A popular saying chides that everyone has a novel somewhere inside. These exercises challenge you to take hold of that notion, to unleash that novel, by helping you to establish both a daily writing practice and develop the characters and content needed to bring that novel to life.

What is your story? What adventure/romance/mystery/epic have you always wanted to capture on the page and share with others? Have you listened to advice on writing that says to be any good you have to write every day? Do you wonder how you will ever find the words?

This series of writing prompts is designed to do three things:

A.)  Get your seat in the chair.

B.)  Turn your characters into people you can taste, touch, feel, hear, and smell.

C.)  Inspire you to keep writing and set goals for your practice.

These exercises are not telling you to just write this or do this, but instead they provide you with a scenario and some direction.  Some of the prompts are quite literal; others are figurative, but all seek to have you look at the novel inside of you in a new way.

Even if the writing you do for these exercises doesn’t make its way into the finished product of your novel, the knowledge you gain from drafting your characters in detail will engage your prose in new and dynamic ways and perhaps prompt new stories for you to tell and provide new directions for your writing to travel in.

By far and away, the biggest tool this book offers is to help you set a practice of writing.  They say if you do anything for thirty days in a row, a habit forms.  Imagine writing everyday for a year.  With interesting prompts that stretch your creative process, you and your writing will be rewarded for your daily efforts in many ways.

Some Tips and Tricks to Support you on your Writing Journey

Commit to yourself and to your writing.  Like all great self-improvement strategies, they only work if you work it.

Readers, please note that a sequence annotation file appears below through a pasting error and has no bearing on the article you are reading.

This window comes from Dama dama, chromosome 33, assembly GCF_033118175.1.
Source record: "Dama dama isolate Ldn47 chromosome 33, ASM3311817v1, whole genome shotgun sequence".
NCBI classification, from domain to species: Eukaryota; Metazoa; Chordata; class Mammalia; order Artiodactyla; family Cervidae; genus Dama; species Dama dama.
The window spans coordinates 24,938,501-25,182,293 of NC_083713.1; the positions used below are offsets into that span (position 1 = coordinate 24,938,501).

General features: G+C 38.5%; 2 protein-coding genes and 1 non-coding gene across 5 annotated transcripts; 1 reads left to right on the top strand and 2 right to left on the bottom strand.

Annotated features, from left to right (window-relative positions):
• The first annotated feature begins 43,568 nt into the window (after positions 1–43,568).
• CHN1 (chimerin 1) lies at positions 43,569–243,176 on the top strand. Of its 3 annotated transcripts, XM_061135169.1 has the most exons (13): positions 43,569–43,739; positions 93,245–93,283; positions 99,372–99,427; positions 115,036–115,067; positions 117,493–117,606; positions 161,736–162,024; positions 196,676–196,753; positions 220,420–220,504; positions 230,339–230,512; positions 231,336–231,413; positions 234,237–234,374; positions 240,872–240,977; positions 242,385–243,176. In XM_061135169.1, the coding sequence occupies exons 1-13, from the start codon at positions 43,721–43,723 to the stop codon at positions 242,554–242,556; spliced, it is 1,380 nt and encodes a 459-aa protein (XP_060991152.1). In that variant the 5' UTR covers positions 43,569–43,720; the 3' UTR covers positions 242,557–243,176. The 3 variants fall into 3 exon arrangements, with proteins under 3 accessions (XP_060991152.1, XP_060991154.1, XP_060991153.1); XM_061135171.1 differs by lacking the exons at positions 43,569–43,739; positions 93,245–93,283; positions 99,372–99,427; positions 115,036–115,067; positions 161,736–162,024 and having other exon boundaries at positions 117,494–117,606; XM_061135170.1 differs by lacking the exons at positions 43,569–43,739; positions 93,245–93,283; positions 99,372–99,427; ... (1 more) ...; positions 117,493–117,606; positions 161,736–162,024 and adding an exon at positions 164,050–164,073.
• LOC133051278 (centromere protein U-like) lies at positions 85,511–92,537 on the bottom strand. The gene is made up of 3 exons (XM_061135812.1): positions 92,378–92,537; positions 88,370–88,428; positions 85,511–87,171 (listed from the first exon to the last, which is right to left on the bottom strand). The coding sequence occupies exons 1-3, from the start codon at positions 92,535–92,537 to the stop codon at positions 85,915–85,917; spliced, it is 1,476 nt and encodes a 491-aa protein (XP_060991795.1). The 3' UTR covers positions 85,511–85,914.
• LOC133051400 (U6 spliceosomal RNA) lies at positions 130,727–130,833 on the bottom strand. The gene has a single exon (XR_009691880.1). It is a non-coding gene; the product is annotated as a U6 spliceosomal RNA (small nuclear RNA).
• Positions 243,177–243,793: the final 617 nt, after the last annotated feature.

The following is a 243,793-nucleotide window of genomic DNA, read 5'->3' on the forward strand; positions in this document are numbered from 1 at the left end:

Find a time each when you can carve out at least thirty minutes to write for the first thirty days. 

Acknowledge where this writing will take place for the first thirty days.

As the year progresses experiment with different times and different places; seek to know more about yourself as a writer, as a person.  When is your mind more effective and creative?  Where do you feel more comfortable and inspired?  It doesn’t have to be a traditional desk or in an office.  Think outside your previous writing practice and any writer stereotypes you might have.

Make your writing time sacred; turn off the cell phone, turn off email, hang a sign on the door that you will be back in XYZ amount of time and only knock if there is flood, fire, or imminent death.

Think about music—see if you can write with music; see what types of music help you to get into your flow.

Think about mediating if it helps you.

These exercises are only meant to get the juices flowing; while they add to working on your novel, they don’t seek to replace telling the actual story. This isn’t a how to guide, but more of a what if guide, helping you to dig deeper into your thoughts and your characters.

Approach each exercise with an open mind; this isn’t school—you aren’t being graded.  You can choose to tackle the task in any way or form you would like.

Some of these exercises ask you to make lists of information about characters.  This may feel like it isn’t really writing.  Eudora Welty is said to have never revised her short stories. The reason?  She thought them all out in her headfirst.  By creating these lists, you prompt yourself to think in new ways about your characters and the situations they find themselves in.  By knowing their backstory, you can begin to conceive of their present or future. 

Don’t be afraid to follow your fancy.  If you really liked one exercise and want to do it again, go for it.  If you really hate one, skip it.  If you get into a groove and find yourself writing longer than your time limit—go for it.  If an exercise turns into a new story or new novel, let it.

Don’t edit while you write.  Humans work best doing one thing at a time.  Yes, we can multi-task; yes, some of us are really good at multitasking.  But this is about getting in touch with your creative side.  Critical thoughts about word choice or structure or negative thinking and judging stop creativity dead in its tracks.  Just write.  Save editing for a different part of the day or for when the piece is in a final rough draft.

Enjoy this.  Everyone with a novel inside them wants to let it out.  They dream of the day when they will see someone reading their words or seeing their own work on a bookstore shelf.  Now thanks to the Internet, this dream is an increasing reality.  You can do this.  You can write a book.